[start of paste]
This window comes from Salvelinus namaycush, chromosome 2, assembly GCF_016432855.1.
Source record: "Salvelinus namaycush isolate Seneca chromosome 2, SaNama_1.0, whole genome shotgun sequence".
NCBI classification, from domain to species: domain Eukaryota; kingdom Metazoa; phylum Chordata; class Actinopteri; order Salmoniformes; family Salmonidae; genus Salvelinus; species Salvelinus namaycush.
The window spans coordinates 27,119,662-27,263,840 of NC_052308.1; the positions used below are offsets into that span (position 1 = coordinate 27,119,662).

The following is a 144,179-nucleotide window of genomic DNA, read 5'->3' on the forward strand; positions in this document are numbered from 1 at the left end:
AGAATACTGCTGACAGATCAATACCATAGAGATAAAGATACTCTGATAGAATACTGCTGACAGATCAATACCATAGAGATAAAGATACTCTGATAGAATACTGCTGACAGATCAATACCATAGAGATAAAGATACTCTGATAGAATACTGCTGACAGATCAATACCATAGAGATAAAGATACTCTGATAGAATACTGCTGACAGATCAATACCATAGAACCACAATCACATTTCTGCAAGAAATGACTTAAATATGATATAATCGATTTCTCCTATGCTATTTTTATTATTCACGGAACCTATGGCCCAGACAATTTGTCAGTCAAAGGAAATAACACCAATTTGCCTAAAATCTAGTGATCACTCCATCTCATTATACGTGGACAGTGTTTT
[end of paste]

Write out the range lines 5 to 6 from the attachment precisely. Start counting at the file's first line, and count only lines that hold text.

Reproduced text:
The following is a 144,179-nucleotide window of genomic DNA, read 5'->3' on the forward strand; positions in this document are numbered from 1 at the left end:
AGAATACTGCTGACAGATCAATACCATAGAGATAAAGATACTCTGATAGAATACTGCTGACAGATCAATACCATAGAGATAAAGATACTCTGATAGAATACTGCTGACAGATCAATACCATAGAGATAAAGATACTCTGATAGAATACTGCTGACAGATCAATACCATAGAGATAAAGATACTCTGATAGAATACTGCTGACAGATCAATACCATAGAACCACAATCACATTTCTGCAAGAAATGACTTAAATATGATATAATCGATTTCTCCTATGCTATTTTTATTATTCACGGAACCTATGGCCCAGACAATTTGTCAGTCAAAGGAAATAACACCAATTTGCCTAAAATCTAGTGATCACTCCATCTCATTATACGTGGACAGTGTTTT